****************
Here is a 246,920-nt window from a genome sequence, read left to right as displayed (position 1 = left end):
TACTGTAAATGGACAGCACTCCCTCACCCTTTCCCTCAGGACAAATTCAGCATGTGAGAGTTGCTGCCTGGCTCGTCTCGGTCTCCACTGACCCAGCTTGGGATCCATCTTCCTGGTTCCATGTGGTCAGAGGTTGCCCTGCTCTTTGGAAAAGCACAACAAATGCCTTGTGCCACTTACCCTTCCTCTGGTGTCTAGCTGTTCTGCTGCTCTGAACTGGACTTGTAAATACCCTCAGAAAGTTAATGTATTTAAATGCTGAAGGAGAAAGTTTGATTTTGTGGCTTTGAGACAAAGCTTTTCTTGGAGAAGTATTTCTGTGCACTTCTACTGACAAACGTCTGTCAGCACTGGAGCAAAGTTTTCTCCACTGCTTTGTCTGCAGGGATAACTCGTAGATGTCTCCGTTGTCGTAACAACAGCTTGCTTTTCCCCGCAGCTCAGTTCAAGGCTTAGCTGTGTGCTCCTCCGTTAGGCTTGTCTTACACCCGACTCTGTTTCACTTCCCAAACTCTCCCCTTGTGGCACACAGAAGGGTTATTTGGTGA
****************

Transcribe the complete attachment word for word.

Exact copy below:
Here is a 246,920-nt window from a genome sequence, read left to right as displayed (position 1 = left end):
TACTGTAAATGGACAGCACTCCCTCACCCTTTCCCTCAGGACAAATTCAGCATGTGAGAGTTGCTGCCTGGCTCGTCTCGGTCTCCACTGACCCAGCTTGGGATCCATCTTCCTGGTTCCATGTGGTCAGAGGTTGCCCTGCTCTTTGGAAAAGCACAACAAATGCCTTGTGCCACTTACCCTTCCTCTGGTGTCTAGCTGTTCTGCTGCTCTGAACTGGACTTGTAAATACCCTCAGAAAGTTAATGTATTTAAATGCTGAAGGAGAAAGTTTGATTTTGTGGCTTTGAGACAAAGCTTTTCTTGGAGAAGTATTTCTGTGCACTTCTACTGACAAACGTCTGTCAGCACTGGAGCAAAGTTTTCTCCACTGCTTTGTCTGCAGGGATAACTCGTAGATGTCTCCGTTGTCGTAACAACAGCTTGCTTTTCCCCGCAGCTCAGTTCAAGGCTTAGCTGTGTGCTCCTCCGTTAGGCTTGTCTTACACCCGACTCTGTTTCACTTCCCAAACTCTCCCCTTGTGGCACACAGAAGGGTTATTTGGTGA